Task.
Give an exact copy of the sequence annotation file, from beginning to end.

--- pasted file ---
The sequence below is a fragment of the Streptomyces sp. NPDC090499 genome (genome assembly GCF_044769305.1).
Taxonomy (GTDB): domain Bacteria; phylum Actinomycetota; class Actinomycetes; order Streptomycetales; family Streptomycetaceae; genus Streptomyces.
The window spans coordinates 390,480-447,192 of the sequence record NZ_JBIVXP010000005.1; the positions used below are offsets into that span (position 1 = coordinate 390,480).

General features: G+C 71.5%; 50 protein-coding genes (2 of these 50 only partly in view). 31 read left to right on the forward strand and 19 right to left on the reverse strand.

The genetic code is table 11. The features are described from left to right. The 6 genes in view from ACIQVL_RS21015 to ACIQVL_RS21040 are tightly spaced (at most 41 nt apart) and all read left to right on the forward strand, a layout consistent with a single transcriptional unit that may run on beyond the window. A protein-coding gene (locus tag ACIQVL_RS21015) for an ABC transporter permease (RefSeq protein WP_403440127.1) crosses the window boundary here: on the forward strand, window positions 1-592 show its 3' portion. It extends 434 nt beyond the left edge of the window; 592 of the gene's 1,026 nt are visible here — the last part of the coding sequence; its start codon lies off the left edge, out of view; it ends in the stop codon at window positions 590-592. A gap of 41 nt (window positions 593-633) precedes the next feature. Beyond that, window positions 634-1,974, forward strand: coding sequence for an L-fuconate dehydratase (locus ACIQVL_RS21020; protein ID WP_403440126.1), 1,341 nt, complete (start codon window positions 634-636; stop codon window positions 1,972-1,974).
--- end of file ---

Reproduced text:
The sequence below is a fragment of the Streptomyces sp. NPDC090499 genome (genome assembly GCF_044769305.1).
Taxonomy (GTDB): domain Bacteria; phylum Actinomycetota; class Actinomycetes; order Streptomycetales; family Streptomycetaceae; genus Streptomyces.
The window spans coordinates 390,480-447,192 of the sequence record NZ_JBIVXP010000005.1; the positions used below are offsets into that span (position 1 = coordinate 390,480).

General features: G+C 71.5%; 50 protein-coding genes (2 of these 50 only partly in view). 31 read left to right on the forward strand and 19 right to left on the reverse strand.

The genetic code is table 11. The features are described from left to right. The 6 genes in view from ACIQVL_RS21015 to ACIQVL_RS21040 are tightly spaced (at most 41 nt apart) and all read left to right on the forward strand, a layout consistent with a single transcriptional unit that may run on beyond the window. A protein-coding gene (locus tag ACIQVL_RS21015) for an ABC transporter permease (RefSeq protein WP_403440127.1) crosses the window boundary here: on the forward strand, window positions 1-592 show its 3' portion. It extends 434 nt beyond the left edge of the window; 592 of the gene's 1,026 nt are visible here — the last part of the coding sequence; its start codon lies off the left edge, out of view; it ends in the stop codon at window positions 590-592. A gap of 41 nt (window positions 593-633) precedes the next feature. Beyond that, window positions 634-1,974, forward strand: coding sequence for an L-fuconate dehydratase (locus ACIQVL_RS21020; protein ID WP_403440126.1), 1,341 nt, complete (start codon window positions 634-636; stop codon window positions 1,972-1,974).